Phew… But let’s face it: TYPO Labs is not all guns and roses. If all my precious project data should collapse one day, then preferably on TYPO Labs. Nicole is a typeface designer and partner at the Process Type Foundry in Minnesota. She taught herself shell scripting to solve certain problems in her font production and distribution workflow.
Today her goal was to overcome our fear of command lines. Tough job though. But let’s face the attraction: Nicoles work on font sensitive code takes less time than, for instance, doing one custom font packaging job by hand. Considering the time saved at all packaging jobs, the benefits are obvious. For the workshop she teached us to how to copy separate font files of a family into one desired package, including HTML specimens for each font.
All we got were the font files, a HTML template and a CSS file. The work is done by applying less than 20 lines of code. Mission complete. Certainly one main benefit for type designers is to save time through running python scripts on files without touching a font editor. Furthermore it encourages work-sharing. Ben Kiel wrote a python script to be run in bash on font files in order to fix metrics conflicts in print and screen output in Microsoft Office. A quick solution for the clients line height disputes. Not least, designers can execute ttfautohint on font files and choose from the full range of options.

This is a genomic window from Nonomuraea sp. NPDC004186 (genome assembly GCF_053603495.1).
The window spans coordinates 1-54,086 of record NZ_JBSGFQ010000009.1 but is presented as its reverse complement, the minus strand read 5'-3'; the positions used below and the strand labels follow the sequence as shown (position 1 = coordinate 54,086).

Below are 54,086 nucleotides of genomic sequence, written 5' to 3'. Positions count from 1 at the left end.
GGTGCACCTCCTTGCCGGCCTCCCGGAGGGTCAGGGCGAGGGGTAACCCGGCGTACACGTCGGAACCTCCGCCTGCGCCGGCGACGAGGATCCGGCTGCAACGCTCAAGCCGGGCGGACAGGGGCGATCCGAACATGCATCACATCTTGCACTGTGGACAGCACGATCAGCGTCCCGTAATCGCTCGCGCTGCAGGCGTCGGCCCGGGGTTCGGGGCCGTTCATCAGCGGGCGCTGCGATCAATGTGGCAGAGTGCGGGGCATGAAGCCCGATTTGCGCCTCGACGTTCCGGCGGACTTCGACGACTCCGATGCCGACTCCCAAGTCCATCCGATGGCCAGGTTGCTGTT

Again, without touching the glyphs. Working in the U.S. and serving clients worldwide, Process Type relies on time-sensitive email dispatch. By providing a CSV file with client data, the dispatch can be delayed to the intended local breakfast time. After all, the biggest relief was to hear even a scripting professional like Nicole repeating: “I must have made a mistake somewhere…” and to always bear in mind that if you’re stuck: “Internet is your friend”.